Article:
Stefanos Tsitsipas called an umpire a “weirdo” after being told to hurry back onto court during his first-round loss to Andrey Rublev at the U.S. Open on Tuesday.
The Greek later said he was struggling for inspiration in his game.
After his Russian opponent broke to lead 4-3 in the final set, Tsitsipas did not take kindly to being told to speed things up by French chair umpire Damien Dumusois.
He had already received a coaching warning and time violation.
“You are the worst. For some reason, you have something against me, I don’t know what. Because you’re French probably. And you’re all weirdos. You’re all weirdos,” the 21-year-old shouted.
“Give me warning, I don’t care. Give me warning, give me warning, yeah, give me warning, I don’t care. Give me warning!”
The eighth seed, who battled leg cramps during the final set, got what he asked for.
Given it was his second time violation of the match, it came with a point penalty.
The subsequent 6-4 6-7(5) 7-6(7) 7-5 loss meant Tsitsipas has now fallen at the first hurdle in three successive tournaments.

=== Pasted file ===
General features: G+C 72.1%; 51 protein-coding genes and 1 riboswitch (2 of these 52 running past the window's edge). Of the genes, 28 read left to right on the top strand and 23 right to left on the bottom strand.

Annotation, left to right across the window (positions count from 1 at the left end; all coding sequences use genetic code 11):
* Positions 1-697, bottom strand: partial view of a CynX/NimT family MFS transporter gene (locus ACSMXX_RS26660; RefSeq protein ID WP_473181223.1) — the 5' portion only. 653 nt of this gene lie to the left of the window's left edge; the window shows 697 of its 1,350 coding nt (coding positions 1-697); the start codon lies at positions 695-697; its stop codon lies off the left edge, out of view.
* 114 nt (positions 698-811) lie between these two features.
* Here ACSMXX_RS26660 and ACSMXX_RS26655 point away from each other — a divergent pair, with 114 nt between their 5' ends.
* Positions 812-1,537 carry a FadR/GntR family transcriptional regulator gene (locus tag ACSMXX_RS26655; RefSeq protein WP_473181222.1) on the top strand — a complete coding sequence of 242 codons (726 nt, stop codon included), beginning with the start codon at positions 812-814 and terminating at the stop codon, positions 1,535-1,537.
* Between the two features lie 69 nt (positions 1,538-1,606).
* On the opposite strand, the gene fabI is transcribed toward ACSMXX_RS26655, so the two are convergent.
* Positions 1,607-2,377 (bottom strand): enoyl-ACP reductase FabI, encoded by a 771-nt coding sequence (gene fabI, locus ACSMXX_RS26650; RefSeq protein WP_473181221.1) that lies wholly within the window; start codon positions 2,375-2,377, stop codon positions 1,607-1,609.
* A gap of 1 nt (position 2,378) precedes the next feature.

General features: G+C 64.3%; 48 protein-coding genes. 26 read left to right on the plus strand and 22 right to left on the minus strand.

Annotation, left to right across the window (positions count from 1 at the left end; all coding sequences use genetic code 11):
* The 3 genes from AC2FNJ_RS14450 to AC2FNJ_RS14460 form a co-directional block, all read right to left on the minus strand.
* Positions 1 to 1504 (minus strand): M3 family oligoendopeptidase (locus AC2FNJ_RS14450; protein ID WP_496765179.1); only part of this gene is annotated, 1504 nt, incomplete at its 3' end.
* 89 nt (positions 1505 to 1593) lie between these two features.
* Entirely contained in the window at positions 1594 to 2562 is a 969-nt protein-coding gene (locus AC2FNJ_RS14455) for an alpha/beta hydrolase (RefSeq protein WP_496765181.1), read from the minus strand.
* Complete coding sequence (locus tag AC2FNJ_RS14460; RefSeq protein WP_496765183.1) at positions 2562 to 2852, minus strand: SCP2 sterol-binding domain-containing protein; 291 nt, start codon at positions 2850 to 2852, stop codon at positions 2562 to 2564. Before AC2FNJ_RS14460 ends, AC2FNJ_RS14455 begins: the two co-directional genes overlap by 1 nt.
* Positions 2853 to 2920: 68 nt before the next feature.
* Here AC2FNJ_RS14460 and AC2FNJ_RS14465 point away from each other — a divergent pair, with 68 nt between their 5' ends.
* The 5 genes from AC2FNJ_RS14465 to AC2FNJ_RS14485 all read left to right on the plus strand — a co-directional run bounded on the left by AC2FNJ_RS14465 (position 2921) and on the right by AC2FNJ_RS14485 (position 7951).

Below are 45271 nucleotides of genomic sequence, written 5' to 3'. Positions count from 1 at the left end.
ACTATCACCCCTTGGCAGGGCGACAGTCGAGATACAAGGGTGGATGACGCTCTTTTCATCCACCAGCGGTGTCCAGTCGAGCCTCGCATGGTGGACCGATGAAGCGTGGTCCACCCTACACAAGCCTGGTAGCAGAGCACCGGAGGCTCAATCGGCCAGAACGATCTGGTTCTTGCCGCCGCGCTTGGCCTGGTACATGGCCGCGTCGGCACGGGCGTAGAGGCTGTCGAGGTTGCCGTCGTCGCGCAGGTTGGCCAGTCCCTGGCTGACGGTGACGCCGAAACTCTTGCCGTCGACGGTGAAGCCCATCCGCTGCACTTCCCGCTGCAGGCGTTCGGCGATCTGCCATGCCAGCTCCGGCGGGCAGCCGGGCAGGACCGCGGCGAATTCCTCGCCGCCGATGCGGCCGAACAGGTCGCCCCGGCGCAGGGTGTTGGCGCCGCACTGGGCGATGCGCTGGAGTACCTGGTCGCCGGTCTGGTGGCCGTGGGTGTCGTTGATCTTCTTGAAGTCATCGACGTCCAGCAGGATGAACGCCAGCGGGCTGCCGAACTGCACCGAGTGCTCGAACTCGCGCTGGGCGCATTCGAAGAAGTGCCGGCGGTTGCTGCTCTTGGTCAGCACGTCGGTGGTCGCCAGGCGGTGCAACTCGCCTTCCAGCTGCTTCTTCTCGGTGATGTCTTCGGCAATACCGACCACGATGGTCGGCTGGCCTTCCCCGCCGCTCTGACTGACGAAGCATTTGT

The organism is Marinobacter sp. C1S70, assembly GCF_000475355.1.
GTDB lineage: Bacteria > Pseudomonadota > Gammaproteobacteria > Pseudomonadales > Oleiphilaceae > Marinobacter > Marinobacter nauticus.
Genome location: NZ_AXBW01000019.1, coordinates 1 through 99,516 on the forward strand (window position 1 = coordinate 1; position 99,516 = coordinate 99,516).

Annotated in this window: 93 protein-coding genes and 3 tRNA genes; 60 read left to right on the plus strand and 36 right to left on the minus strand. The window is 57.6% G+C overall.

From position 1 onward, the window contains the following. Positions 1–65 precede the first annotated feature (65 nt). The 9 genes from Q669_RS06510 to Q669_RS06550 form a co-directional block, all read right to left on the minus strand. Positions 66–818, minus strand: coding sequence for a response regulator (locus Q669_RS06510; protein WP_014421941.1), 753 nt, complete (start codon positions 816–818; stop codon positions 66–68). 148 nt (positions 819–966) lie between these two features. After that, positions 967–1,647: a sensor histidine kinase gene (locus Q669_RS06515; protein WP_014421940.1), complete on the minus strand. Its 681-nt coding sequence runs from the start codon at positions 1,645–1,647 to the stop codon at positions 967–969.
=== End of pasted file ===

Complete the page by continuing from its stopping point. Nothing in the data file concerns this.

“I feel like I’m doing the same thing over and over again, and my brain can’t really take it anymore,” said Tsitsipas.
“I feel like I’m doing the same routines on the court, the same execution, the same ——- I mean, same strategies and everything.
“And I feel like my mind is just ——- I don’t feel inspired. I play out on the court, and I don’t feel like I’m chasing something.”
Tsitsipas reached the Australian Open semi-finals in January but since falling in the first round at Wimbledon last month appears to have lost his way.
“I don’t think he’s necessarily uninspired, it’s more that he’s a little confused, that’s my feeling from the outside,” said former world number two and Eurosport analyst Alex Corretja.
After an ongoing dialogue with the umpire throughout the first four sets, Tsitsipas started to unravel when he was issued a warning for coaching.
Tsitsipas said his father and coach Apostolos had offered only words of encouragement and conceded that the coaching violation had thrown him off his stride.
“It’s not very pleasant when you have the umpire give you warnings and time violations and coaching violations during a match. It can affect your thinking. It can affect your decision-making,” said Tsitsipas.
“I don’t know what this chair umpire has in specific against my team, but he’s been complaining and telling me that my team talks all of the time when I’m out on the court playing,” he added.
“He’s very ———- I don’t know. I believe he’s not right, because I never hear anything of what my team says from the outside.”(Reuters/NAN)